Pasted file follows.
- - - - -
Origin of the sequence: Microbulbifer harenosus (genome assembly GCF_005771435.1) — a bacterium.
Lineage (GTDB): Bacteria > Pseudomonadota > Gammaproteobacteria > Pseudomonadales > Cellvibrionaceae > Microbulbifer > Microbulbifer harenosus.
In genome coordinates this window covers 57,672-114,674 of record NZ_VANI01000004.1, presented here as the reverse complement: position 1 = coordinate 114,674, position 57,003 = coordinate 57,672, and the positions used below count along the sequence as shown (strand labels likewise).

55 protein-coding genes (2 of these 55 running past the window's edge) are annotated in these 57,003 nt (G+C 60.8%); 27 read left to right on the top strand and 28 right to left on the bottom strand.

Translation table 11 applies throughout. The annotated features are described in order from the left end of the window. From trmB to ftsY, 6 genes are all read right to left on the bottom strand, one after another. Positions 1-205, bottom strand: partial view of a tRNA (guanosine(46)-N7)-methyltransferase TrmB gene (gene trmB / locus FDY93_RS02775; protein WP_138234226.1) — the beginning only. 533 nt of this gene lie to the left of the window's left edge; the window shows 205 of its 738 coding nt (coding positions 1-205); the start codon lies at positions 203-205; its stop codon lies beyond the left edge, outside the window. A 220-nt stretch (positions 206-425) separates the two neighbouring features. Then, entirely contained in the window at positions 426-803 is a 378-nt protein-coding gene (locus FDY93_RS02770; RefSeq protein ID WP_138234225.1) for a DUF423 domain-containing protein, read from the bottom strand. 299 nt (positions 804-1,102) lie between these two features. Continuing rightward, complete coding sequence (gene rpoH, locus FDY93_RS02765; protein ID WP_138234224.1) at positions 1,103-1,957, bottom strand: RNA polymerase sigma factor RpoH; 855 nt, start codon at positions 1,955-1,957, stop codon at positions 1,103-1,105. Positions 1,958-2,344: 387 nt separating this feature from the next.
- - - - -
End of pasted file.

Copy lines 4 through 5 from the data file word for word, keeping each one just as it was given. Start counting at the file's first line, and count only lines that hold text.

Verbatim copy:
55 protein-coding genes (2 of these 55 running past the window's edge) are annotated in these 57,003 nt (G+C 60.8%); 27 read left to right on the top strand and 28 right to left on the bottom strand.

Translation table 11 applies throughout. The annotated features are described in order from the left end of the window. From trmB to ftsY, 6 genes are all read right to left on the bottom strand, one after another. Positions 1-205, bottom strand: partial view of a tRNA (guanosine(46)-N7)-methyltransferase TrmB gene (gene trmB / locus FDY93_RS02775; protein WP_138234226.1) — the beginning only. 533 nt of this gene lie to the left of the window's left edge; the window shows 205 of its 738 coding nt (coding positions 1-205); the start codon lies at positions 203-205; its stop codon lies beyond the left edge, outside the window. A 220-nt stretch (positions 206-425) separates the two neighbouring features. Then, entirely contained in the window at positions 426-803 is a 378-nt protein-coding gene (locus FDY93_RS02770; RefSeq protein ID WP_138234225.1) for a DUF423 domain-containing protein, read from the bottom strand. 299 nt (positions 804-1,102) lie between these two features. Continuing rightward, complete coding sequence (gene rpoH, locus FDY93_RS02765; protein ID WP_138234224.1) at positions 1,103-1,957, bottom strand: RNA polymerase sigma factor RpoH; 855 nt, start codon at positions 1,955-1,957, stop codon at positions 1,103-1,105. Positions 1,958-2,344: 387 nt separating this feature from the next.